The American primary system for the nomination of presidential and congressional candidates, a system never mentioned in the constitution, has allowed populist anger to be exploited into a veto on foreign policy. Primaries, as they have evolved with the assistance of social media, have become an exercise that grants extraordinary electoral power to the dissatisfied and to the extremes.
Listening to Liz Cheney falsely suggest that President Obama wants to deal with terrorists by "hand-holding," and falsely insist that her father never suggested there was a link between 9/11 and Iraq made me wish that TV execs were planning to do a political version of I'm a Celebrity, Get Me Out of Here! I'd much rather see Cheney put a tarantula in her mouth (a la Patti Blagojevich) than continually sticking her foot there. She could be joined in the jungle by fellow foot muncher Sen. Jeff Sessions, who demonstrated the value of empathy when he showed none, reacting to the tears of a 12-year old boy whose mother is facing deportation by saying, "Enough with the histrionics." And there is still time to suggest the 5-word acceptance speech I should give at tomorrow's Webby Awards.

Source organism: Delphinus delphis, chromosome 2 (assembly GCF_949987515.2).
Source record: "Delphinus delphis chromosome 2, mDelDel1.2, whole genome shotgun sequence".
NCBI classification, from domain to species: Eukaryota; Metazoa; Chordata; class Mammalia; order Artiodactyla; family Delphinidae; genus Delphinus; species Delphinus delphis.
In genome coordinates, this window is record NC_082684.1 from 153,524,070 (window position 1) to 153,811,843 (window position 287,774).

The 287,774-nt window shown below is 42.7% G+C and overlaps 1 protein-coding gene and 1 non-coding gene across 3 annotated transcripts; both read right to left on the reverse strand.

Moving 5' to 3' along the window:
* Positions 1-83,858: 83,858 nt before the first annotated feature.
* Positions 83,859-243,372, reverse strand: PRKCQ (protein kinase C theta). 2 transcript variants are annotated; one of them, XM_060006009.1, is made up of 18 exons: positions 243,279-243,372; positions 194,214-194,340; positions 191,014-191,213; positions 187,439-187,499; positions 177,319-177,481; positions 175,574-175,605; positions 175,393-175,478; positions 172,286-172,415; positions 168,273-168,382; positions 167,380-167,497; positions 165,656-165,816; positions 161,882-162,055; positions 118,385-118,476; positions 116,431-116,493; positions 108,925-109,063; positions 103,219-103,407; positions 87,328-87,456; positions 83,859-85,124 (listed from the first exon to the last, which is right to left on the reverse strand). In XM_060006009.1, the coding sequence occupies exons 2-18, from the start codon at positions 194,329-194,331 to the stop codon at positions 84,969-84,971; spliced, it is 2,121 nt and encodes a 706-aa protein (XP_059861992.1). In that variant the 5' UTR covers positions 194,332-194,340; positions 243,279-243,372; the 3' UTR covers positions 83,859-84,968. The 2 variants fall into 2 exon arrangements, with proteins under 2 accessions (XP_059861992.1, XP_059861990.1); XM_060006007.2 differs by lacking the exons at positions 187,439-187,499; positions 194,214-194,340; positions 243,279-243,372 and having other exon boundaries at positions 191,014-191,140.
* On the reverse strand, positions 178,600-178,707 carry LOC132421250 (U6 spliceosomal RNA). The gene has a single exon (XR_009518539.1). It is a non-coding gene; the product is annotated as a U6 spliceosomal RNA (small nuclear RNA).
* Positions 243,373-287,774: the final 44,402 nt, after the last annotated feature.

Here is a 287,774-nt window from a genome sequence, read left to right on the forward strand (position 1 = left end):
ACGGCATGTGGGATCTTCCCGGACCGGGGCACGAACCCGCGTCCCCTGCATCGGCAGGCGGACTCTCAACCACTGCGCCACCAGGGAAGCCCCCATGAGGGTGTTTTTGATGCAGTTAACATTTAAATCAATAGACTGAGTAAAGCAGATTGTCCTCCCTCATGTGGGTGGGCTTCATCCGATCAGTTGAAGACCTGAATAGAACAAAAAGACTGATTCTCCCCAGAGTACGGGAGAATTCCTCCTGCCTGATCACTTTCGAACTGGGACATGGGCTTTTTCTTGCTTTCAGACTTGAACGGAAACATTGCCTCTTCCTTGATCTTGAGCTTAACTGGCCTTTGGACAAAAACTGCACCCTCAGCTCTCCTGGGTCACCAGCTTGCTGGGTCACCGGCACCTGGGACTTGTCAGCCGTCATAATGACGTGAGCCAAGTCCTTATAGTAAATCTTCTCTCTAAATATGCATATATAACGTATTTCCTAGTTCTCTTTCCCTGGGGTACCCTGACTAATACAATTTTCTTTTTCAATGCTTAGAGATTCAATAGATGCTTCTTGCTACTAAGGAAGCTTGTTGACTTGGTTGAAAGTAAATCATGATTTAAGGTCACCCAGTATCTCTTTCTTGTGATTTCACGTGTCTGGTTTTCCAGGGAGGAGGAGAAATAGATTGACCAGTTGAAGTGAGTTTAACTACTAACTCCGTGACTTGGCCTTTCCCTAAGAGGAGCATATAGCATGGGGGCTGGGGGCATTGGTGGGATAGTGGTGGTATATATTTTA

This is an interesting and refreshing subtext in Obama's entire speech -- he says things are "facts" and not opinions. Considering the lunacy that passes for "political debate" on American television screens -- where there are always two points of view, and every "fact" is subject to spin from one side or another -- it is a breath of fresh air.